Talking with Bill
A Boy Called Combustion:
a memoir by Bill Keeton, M.D.
​               {Continued} I would come home after school, get on my bike, and stay 
out until it was time for supper. Everybody pretty much knew everybody. So while I 
may have been out of my mother’s sight, there was always someone around who knew 
where I was and what I was doing. The luxury of this totally safe environment is some-
thing most parents today don’t have.

Q. What is Fondren like today?

A. Fondren today is entirely different than it was in my childhood. It’s now a vibrant 
community with a real spirit and life of its own. People enthusiastically want to be part 
of it. Its population is nationally, ethnically and racially diverse, and it is home to all ages 
from the very young to the very old. I suspect that very few of its residents have ever 
heard of my grandfather, D. F. Fondren, who gave the place its name. But I think he’d be 
pleased by how much people love living there, as well as surprised by the size and com-
plexity of modern-day Jackson.

 Q. What was it like growing up in a big close-knit family like the one the book describes?

A. I was surrounded by not only my immediate family, but also by all of my aunts, uncles and cousins. I had cousins who were almost as old as my mother, as well as many close to my own age. I loved and respected each and every one of them—they all had a big impact on my life in one way or another. To say that the Fondren family was close-knit is one of the greatest understatements I can think of. Its warmth created a wonderful, safe and nurturing environment in which to grow up. Today, the Fondren family keeps growing. The five or six generations that I know of since my grandparents are spread out all over the country. The last family reunion was in 1985, as far as I can recall. People today are so busy, it’s hard to get so many of them together. But I’d love to go to another reunion, and see both familiar faces and new family members.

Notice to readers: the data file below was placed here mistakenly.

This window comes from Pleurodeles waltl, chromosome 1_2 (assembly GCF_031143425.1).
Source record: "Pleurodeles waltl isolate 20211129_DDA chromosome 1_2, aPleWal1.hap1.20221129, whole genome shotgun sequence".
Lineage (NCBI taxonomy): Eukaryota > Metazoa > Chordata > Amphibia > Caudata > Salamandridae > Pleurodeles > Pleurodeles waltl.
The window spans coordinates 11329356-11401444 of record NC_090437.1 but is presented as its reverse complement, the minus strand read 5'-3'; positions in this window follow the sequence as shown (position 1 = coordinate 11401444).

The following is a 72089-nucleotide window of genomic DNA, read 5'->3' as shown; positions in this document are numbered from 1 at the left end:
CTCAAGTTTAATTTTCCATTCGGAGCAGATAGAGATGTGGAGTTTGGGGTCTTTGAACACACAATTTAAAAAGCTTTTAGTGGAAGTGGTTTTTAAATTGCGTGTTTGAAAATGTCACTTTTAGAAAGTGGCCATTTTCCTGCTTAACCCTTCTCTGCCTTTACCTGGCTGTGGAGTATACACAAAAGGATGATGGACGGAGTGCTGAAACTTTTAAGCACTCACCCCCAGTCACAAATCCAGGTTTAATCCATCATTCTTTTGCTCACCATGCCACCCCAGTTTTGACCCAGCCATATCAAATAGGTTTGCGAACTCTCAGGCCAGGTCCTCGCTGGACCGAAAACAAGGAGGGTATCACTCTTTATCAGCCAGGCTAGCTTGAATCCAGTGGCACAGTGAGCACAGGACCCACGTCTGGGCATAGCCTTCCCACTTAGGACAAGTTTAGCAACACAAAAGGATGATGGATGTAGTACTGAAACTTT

Q. You’re a medical doctor. Which was harder, dissecting bodies or writing the book?  

A. Dissecting bodies wasn’t really hard. For me, the biggest problem was getting around the smell of the formaldehyde used to preserve the cadavers. After getting on your hands it stayed with you, despite multiple washings. It was especially noticeable while eating your evening meal. Getting through medical school required reading and learning large volumes of information. Most of the material was highly technical and much of it was, indeed, boring. However, it was probably more time-consuming than difficult. If you were willing to put in the necessary hours, mastery of it could be achieved.

Writing is entirely different. You may have to study to learn the background information necessary to write a particular piece, but the story has to come from within. In fact, people may be right when they say that the story actually comes from beyond the writer, who is only a conduit through which it is channeled. I was surprised by much of the writing that emerged once I started the project. The wording of my stories, for example, didn’t sound like my ordinary way of writing or talking. I’m sure that if I were to rewrite the same story a year later, the action would be the same, but the words would be entirely different. The unpredictability was part of the fun of writing the book. Being surprised by the memories and ideas that arose kept the processes interesting.
Copyright William F. Keeton 2013. Site Design by BookStrategy. Site hosted on Homestead.